Microsoft CAL licensing

This topic was created by DaLo .

  1. DaLo

    Microsoft CAL licensing

    This article was written in March but I've only just seen it while searching for something else.

    This is written by Microsoft Licensing team and would be very troubling reading for anyone who uses device CALs, hosts a web server which allows user logins or uses MS Server for their DHCP service.

    It states, I kid you not, that every device that gets a DHCP address from an MS server needs either a device CAL or the user needs a User CAL!. It also specifically states that a printer that is attached to the network and its users print via an MS print queue, have the drivers delivered by GPO and/or gets its IP from DHCP needs a device CAL unless every user of that printer has a user CAL.

    It also states that if you host a website and the users log in (not to Active Directory, just log in to create to add something to their basket) then they each need an External Connector CAL!!! Yes, you have 50,000 visitors a year to your website logging in to buy something - that'll be a CAL for each of them.

    Have they gone barmy? Surely a CAL should only be needed if that user or device needs authentication via Active Directory?

    1. Anonymous Coward
      Anonymous Coward

      Re: Microsoft CAL licensing

      Have they gone barmy?

      Totally bonkers, if you ask me.

      The logic is clear, but I would suggest that a system which requires a further license just to use an attached printer is clearly incomplete and not fit for purpose.

      I had the misfortune to have to understand this shit about 10 years ago, and I don't think it was quite as barmy. Still nuts though.

      The web server bit raises an interesting question. If you have a site hosted externally on a microsoft server and you implement a shop (or indeed any function that involves user accounts and stored user information), is the hosting company paying for the user CALs required?

      1. DaLo

        Re: Microsoft CAL licensing

        I would say that no-one is paying for them, which is why that post is so ridiculous.

        If that was an enforced claim then no-one at all would be able to use Microsoft as a Web Server outside of a brochureware site.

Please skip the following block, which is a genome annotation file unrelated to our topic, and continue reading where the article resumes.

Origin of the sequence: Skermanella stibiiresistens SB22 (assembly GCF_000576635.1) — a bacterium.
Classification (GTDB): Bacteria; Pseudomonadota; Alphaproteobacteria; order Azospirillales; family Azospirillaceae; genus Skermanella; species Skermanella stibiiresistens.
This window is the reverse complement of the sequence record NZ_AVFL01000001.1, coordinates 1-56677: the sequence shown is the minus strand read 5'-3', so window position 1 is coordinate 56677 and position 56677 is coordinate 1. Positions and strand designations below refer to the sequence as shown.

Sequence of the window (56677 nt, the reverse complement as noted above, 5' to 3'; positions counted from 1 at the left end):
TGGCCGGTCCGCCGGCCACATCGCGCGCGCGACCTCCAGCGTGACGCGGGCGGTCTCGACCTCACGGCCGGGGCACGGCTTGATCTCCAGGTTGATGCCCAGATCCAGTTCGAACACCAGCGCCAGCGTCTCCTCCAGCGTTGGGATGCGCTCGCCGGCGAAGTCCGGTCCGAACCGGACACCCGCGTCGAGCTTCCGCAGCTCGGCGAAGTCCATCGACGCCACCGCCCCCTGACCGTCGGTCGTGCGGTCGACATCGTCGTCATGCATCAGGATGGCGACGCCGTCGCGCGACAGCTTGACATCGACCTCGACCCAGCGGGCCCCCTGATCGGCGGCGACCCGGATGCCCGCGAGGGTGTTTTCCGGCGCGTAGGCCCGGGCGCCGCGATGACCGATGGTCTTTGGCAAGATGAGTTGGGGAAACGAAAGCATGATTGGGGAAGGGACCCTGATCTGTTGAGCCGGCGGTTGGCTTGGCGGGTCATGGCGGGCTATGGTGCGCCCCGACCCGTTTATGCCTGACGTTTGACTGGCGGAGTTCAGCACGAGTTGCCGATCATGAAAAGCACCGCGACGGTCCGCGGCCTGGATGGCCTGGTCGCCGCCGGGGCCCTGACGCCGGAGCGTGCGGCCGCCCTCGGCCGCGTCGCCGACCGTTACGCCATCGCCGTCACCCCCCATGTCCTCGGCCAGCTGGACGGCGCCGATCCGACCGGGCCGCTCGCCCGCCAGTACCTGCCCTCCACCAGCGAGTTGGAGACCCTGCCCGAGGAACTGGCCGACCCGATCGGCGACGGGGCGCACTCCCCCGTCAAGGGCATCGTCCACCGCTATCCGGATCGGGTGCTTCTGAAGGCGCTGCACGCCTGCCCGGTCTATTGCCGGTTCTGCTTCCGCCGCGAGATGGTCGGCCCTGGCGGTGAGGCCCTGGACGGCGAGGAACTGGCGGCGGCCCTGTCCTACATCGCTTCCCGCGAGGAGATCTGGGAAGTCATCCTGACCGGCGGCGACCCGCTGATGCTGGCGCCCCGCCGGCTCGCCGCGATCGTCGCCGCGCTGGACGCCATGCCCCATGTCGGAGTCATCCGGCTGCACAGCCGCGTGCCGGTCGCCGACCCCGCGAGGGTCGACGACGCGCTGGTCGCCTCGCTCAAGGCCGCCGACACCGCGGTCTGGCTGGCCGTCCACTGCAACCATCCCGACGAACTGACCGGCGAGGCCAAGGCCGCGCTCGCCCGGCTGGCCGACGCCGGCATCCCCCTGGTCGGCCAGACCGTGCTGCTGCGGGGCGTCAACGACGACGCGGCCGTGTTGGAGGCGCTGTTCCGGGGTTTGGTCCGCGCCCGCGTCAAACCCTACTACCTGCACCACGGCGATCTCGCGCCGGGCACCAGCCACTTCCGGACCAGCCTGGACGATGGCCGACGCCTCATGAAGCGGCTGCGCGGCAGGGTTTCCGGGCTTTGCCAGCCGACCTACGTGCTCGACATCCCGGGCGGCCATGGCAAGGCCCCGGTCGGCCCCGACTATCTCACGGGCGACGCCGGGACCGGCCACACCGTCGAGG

Also, you couldn't run a WiFi hotspot in a cafe if you just happened to be using your DHCP server on a Windows Server to allocate private IPs. It would bankrupt you.

      2. Vince

        Re: Microsoft CAL licensing

        The Web Server thing is really very simple. Hosting Providers have other forms of licensing agreement from Microsoft that allow them to licence the software making this a non-issue. There are also other options (and yes, it will depend on the scenario).

        For example, Windows Server Web Edition exists for pure Web Hosting scenarios (at least "did" - it might be gone now and personally I don't care enough to check).

        There are External Connector licenses that permit usage you describe in some scenarios.

        There are of course 2 options if you're confused:

        (a) Get a Microsoft Licensing Specialist to give you the correct options to stop your constant moaning.

        (b) Use a product that does not require those licenses. I hear that Open Source is often a good place to start if you're more concerned with licensing than other costs which may or may not in any given scenario work our more or less cost effective than the other.

        It is recommended that instead of moaning a lot you get proper advice.

        1. DaLo

          Re: Microsoft CAL licensing

          You obviously didn't read the Microsoft post or maybe just have difficulty comprehending topics. Either way pointing out a ridiculous post by Microsoft's own licensing team is not moaning.

          I know a lot more about Microsoft licensing than you appear to however that was not the point of the post - just read the article and the comments and then maybe you can actually add something useful to this thread?

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